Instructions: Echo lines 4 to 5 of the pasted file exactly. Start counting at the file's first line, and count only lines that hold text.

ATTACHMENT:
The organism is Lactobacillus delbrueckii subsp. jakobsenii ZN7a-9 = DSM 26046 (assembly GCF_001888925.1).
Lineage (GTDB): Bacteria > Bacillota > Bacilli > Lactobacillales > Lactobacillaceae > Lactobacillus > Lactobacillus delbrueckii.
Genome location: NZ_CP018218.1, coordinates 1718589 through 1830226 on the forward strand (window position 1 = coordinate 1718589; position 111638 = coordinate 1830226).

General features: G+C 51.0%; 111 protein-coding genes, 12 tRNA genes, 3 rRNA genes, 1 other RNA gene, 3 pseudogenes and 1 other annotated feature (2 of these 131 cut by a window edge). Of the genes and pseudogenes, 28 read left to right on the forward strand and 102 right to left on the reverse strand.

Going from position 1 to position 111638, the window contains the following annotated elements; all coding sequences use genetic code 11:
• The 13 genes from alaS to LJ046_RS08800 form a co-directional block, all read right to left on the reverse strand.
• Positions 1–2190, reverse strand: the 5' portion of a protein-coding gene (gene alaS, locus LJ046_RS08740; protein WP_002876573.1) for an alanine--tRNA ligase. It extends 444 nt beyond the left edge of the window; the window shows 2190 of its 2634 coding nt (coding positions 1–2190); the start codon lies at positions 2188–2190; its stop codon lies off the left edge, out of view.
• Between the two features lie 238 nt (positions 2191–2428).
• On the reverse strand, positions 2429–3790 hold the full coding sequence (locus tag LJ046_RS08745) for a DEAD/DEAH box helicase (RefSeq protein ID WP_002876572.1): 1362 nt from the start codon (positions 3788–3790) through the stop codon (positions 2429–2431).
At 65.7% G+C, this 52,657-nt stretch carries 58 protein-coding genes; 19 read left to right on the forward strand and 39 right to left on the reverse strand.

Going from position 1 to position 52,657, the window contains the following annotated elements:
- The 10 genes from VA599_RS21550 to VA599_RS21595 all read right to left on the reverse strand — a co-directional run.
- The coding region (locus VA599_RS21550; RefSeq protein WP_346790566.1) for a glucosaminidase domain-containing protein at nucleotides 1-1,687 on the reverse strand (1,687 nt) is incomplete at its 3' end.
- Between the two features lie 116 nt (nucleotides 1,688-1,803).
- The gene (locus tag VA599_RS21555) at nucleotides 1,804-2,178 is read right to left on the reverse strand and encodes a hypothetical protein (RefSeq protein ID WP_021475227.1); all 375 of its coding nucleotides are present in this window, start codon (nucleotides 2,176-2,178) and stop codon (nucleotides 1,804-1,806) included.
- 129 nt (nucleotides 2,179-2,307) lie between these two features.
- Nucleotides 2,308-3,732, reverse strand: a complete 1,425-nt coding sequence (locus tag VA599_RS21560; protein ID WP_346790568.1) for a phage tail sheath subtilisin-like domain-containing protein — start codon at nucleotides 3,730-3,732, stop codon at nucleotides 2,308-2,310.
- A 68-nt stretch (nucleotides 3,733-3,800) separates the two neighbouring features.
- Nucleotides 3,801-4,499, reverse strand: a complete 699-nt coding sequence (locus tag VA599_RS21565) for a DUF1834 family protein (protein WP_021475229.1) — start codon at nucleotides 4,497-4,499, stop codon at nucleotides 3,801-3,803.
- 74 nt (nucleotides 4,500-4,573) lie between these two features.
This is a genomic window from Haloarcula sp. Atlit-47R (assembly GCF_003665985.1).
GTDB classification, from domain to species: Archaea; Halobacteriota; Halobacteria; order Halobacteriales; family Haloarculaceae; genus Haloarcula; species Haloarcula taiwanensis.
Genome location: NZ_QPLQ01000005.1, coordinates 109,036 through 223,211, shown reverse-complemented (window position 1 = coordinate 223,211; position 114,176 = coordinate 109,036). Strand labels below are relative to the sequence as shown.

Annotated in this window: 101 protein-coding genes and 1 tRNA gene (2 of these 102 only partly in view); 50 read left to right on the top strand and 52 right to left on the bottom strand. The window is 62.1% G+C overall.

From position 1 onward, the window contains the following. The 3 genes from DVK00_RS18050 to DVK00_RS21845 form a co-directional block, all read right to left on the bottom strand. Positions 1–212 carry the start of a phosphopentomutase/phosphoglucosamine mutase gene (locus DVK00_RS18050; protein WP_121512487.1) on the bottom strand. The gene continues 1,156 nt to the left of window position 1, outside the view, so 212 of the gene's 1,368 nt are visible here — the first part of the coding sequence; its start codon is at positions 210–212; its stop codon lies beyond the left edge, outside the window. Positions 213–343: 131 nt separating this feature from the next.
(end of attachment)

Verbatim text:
General features: G+C 51.0%; 111 protein-coding genes, 12 tRNA genes, 3 rRNA genes, 1 other RNA gene, 3 pseudogenes and 1 other annotated feature (2 of these 131 cut by a window edge). Of the genes and pseudogenes, 28 read left to right on the forward strand and 102 right to left on the reverse strand.

Going from position 1 to position 111638, the window contains the following annotated elements; all coding sequences use genetic code 11: